Shades of word games from old Newhart re-runs: euphemistic manipulation by someone steeped in behaviorism.

Because Steve attempted to sit down with the Senior President and finally — after nine years — make real progress, the stake president therefore wrote, "The path we had embarked on in the June 24 and July 8 meetings had been detoured."

Nonetheless, "I maintain an open mind and great hope," he said, "that you will be willing to make certain changes in your attitude and conduct" (emphasis added), as though he were taking notes next to a patient on a couch.

And so on — implicitly foreshadowing dire consequences if Steve refused to comply.

The president then focused on his claim that "substantive discussion is made more difficult by accusations [you have made in writing] that I have punished your family for unwillingness to sustain leaders" — and he said he was hopeful "we will be able to put aside the distractions and focus on . . . real issues, but that will happen only if you are . . . willing to alter your conduct" to conform with church leaders' demands regarding "sustaining" them (emphasis added).

Since Steve was not willing to "change," the president said, "I do not foresee the temple recommend or permission for ordination [of your sons] being given [in] time" for Abbey's wedding.

He added "there is simply not enough time" for Steve to be persuaded to alter his thinking.

Regarding the matter of "sustainings," he said,
    You . . . state that I have asked you to "change [your] view of certain leaders and 'sustain' them," and once again I agree. . . . I do ask that you humbly seek to support and sustain [me and the bishop] . . . because I believe that is what the Lord has asked all of us to do"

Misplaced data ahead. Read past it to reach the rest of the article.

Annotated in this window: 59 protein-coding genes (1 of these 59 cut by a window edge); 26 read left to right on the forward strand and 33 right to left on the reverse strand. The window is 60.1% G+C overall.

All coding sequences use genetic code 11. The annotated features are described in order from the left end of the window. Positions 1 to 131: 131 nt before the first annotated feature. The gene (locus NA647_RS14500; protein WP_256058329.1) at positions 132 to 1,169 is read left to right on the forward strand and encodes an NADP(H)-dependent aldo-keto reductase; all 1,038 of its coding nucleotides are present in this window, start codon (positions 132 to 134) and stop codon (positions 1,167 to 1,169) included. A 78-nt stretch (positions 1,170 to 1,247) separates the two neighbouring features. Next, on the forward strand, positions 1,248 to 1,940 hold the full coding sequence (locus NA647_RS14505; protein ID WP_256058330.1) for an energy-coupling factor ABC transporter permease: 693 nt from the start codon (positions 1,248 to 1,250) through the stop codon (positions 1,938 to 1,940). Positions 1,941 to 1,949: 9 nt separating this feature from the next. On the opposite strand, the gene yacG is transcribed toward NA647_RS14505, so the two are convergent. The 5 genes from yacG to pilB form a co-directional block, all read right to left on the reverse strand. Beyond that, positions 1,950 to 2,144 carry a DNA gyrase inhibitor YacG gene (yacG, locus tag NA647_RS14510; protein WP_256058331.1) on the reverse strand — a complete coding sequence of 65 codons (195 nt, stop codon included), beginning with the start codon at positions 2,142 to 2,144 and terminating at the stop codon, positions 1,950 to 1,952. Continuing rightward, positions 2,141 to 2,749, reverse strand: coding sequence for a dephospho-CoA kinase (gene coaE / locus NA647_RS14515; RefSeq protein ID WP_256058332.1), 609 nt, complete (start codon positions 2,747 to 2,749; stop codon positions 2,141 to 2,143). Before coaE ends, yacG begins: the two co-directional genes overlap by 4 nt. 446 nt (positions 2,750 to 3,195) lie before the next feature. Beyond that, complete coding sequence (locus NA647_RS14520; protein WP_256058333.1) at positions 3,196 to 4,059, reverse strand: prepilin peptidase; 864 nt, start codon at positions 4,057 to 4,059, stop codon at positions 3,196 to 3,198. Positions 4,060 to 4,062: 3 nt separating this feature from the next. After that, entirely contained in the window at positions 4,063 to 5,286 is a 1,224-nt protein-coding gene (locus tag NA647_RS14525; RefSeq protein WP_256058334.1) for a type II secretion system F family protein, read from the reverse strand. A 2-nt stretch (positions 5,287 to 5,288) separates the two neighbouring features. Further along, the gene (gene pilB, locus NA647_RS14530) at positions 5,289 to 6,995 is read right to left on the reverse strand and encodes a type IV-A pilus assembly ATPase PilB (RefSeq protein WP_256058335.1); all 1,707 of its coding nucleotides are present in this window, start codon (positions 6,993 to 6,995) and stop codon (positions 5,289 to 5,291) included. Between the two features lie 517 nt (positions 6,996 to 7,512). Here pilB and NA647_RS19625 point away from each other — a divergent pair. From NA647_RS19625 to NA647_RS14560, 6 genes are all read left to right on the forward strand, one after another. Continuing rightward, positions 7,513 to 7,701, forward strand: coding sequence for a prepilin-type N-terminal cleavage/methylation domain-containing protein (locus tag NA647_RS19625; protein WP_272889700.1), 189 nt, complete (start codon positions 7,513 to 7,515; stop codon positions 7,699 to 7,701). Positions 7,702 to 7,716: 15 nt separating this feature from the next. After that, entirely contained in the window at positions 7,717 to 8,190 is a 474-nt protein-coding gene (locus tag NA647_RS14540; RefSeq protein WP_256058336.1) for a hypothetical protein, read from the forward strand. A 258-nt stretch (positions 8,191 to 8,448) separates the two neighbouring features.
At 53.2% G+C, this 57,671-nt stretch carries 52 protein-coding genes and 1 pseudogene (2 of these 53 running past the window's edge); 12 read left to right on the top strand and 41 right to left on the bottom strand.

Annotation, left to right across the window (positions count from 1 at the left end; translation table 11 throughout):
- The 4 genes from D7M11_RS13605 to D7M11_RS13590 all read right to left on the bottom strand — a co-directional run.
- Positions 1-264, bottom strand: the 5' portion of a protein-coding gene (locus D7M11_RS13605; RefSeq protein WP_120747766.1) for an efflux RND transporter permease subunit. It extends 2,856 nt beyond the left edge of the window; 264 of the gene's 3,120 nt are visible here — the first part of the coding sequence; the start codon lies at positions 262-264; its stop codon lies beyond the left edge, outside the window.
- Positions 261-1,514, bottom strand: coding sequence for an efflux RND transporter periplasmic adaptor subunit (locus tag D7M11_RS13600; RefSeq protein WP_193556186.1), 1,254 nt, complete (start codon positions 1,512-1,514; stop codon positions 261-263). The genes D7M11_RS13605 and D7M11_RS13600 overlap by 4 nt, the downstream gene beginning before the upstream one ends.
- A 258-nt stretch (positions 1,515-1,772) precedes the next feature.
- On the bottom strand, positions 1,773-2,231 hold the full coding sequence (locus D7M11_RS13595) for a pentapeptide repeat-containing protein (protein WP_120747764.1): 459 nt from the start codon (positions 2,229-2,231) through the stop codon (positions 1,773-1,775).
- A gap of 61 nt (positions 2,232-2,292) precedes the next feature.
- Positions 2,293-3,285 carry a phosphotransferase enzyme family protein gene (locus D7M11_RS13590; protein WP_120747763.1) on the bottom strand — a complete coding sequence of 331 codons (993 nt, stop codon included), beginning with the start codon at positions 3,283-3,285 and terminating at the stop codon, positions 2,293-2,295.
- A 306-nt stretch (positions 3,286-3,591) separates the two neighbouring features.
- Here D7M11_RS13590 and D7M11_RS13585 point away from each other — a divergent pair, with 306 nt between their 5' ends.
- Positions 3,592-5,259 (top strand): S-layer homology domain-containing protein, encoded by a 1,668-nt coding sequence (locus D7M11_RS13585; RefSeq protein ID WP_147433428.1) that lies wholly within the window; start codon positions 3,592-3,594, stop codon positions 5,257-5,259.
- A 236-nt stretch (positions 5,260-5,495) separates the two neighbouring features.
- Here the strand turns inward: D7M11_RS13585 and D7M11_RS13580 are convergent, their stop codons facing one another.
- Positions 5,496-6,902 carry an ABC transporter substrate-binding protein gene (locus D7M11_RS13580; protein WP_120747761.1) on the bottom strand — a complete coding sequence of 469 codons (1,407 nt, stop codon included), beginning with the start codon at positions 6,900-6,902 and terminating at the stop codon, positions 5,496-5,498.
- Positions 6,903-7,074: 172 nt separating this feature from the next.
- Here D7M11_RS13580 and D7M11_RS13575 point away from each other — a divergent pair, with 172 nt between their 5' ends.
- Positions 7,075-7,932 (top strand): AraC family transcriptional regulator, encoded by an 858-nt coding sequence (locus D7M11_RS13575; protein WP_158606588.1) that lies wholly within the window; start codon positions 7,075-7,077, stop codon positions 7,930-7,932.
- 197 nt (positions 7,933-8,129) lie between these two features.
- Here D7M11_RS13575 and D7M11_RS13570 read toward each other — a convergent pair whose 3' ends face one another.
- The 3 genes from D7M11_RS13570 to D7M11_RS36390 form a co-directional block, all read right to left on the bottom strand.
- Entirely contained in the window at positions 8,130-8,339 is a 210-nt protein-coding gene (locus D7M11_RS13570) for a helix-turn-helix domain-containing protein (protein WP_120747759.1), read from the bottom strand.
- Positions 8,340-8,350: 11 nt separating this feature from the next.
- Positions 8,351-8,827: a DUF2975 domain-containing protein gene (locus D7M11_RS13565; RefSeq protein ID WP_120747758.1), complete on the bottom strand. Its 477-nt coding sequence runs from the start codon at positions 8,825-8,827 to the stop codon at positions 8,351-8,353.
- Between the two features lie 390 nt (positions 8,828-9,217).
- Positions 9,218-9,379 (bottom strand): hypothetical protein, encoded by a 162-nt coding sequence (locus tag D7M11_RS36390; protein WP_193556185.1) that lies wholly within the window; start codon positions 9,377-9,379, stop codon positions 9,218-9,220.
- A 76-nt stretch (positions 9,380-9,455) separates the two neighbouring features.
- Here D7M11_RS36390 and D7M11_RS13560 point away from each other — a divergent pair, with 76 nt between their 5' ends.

— a sweeping generalization unsupported by the canon of LDS scripture.

He then said, not realizing the absurdity of his statement:
    I am not in any way seeking to undercut your agency to vote as you wish and express yourself freely. You can obviously choose the course you will follow, and I will respect that. We both understand, of course, there are consequences for our choices. I cannot and will not shield you from those consequences. (emphasis added)
The president's statement is absurd because if a member can in fact be made to suffer painful "consequences" in the church for voting their conscience, they literally have no real "freedom" so to vote, and the Law of Common Consent becomes a fraud.

It's also absurd because it suggests there are somehow unavoidable, inherent consequences for voting one's conscience — when in reality any such consequences, in the context of the church, are man-made, and man-inflicted.

It is therefore not a matter of "not shield[ing] you from those [unavoidable] consequences," as the president claimed, but of threatening to impose those consequences at his very hand in retaliation for negative voting.

Such dishonest, controlling behavior is an affront to God — the purported author of the principle of "consent of the governed" at the heart of the Law of Common consent, as well as of the American political system.